Last night the ship chugged southward through mildly rough water. Sometime during the course of the night I awoke as the ship slammed into a wave. All in all, the rocking motion of the ship proved to be soothing for sleep. Not all aboard are having the same experience. Several researchers have become seasick as well as a few on the crew. Currently the ship is at 33 degrees north and 75 degrees west. The current water temperature is 22 degrees Celsius with a cool breeze of 12 knots. The wind speed is creating 1 to 2 m waves. We changed our destination because satellite ocean temperature monitors indicate a cold-core ring at our desired site. Cold-core rings form where warm water currents and cold water currents come in contact. The shearing zone causes turbulence and some of the cold and warm water cells can circulate into water of a different temperature. Since we are censusing organisms in warmer waters, the cold-core ring would not be an ideal site. We are planning to reach our first site sometime tonight. The new location will be 33.5 degrees north and 70 degrees west.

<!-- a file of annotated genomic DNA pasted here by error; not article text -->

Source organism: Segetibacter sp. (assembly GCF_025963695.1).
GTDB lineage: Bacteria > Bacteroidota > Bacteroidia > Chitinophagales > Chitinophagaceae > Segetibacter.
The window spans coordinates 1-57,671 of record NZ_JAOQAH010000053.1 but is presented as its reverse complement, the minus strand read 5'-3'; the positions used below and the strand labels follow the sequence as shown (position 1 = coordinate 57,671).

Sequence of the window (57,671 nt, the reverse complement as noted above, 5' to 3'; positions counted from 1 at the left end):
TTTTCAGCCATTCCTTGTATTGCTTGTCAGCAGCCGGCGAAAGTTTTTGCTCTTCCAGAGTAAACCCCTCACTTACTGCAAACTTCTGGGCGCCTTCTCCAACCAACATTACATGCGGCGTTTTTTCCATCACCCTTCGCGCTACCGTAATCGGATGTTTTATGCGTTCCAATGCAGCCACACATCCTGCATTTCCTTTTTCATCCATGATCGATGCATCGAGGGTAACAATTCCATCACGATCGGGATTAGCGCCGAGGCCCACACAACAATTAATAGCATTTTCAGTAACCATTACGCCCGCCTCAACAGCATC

Today was spent getting the plankton nets and the MOCNESS ready to go. I helped repair and put on nets. We also practiced fire and abandon ship drills. I hope we never need to experience the real thing. Although cool, the weather was fair and the ocean's expansive dark blue contrasted with the light blue sky. Even darker patches of blue appeared over the ocean. These are likely shadows cast by clouds. Tonight we are going to put on the big plankton nets. Things are still going slowly because we do not have specimens yet, but as soon as the first tows are finished the CMarZ group will be very busy.
Daily Question: Using the Pythagorean Theorem calculate the distance I will have traveled from Charleston to our first site, knowing that 1 degree is equivalent to 60 miles.
Picture 1: Sunset over the Atlantic
Picture 2: Preparing MOC ¼ m plankton net
Picture 3: Setting up research lab
Picture 4: Safety drill aboard Ron H. Brown